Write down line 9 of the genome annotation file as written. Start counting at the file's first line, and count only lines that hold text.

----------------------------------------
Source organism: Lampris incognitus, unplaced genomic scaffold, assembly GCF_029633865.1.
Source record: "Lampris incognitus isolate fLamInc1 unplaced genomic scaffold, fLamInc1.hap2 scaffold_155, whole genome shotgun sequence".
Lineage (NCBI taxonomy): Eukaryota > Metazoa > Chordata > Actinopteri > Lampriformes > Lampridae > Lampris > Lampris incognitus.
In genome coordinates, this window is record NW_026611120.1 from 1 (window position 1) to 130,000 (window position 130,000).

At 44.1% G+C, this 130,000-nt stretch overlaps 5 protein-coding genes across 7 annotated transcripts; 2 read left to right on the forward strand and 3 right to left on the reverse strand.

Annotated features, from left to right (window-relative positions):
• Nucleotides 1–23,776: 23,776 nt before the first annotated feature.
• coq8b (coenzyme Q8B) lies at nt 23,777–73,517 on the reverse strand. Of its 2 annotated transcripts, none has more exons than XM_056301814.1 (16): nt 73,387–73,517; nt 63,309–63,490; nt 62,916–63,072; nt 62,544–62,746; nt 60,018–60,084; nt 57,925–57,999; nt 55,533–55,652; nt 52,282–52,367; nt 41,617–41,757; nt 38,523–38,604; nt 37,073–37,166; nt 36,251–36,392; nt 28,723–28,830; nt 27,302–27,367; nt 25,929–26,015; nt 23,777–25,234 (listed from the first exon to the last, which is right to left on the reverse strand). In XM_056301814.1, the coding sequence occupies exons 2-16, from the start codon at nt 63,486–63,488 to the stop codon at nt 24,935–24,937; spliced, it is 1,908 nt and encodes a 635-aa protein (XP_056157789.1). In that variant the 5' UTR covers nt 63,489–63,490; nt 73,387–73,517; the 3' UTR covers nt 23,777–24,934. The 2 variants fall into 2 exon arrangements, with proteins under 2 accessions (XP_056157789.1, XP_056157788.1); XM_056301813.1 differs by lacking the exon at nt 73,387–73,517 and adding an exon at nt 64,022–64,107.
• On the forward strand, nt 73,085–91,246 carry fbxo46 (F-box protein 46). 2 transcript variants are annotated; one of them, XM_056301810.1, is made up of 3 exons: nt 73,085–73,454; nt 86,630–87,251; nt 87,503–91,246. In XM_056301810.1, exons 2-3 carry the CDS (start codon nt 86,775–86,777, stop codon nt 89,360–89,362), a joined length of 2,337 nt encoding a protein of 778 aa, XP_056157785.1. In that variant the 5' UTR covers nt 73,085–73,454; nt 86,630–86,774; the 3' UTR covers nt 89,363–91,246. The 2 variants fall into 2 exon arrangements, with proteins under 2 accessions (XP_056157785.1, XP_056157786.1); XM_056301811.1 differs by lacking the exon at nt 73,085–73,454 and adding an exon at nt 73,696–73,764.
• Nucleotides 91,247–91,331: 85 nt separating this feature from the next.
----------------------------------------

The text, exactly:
• On the forward strand, nt 73,085–91,246 carry fbxo46 (F-box protein 46). 2 transcript variants are annotated; one of them, XM_056301810.1, is made up of 3 exons: nt 73,085–73,454; nt 86,630–87,251; nt 87,503–91,246. In XM_056301810.1, exons 2-3 carry the CDS (start codon nt 86,775–86,777, stop codon nt 89,360–89,362), a joined length of 2,337 nt encoding a protein of 778 aa, XP_056157785.1. In that variant the 5' UTR covers nt 73,085–73,454; nt 86,630–86,774; the 3' UTR covers nt 89,363–91,246. The 2 variants fall into 2 exon arrangements, with proteins under 2 accessions (XP_056157785.1, XP_056157786.1); XM_056301811.1 differs by lacking the exon at nt 73,085–73,454 and adding an exon at nt 73,696–73,764.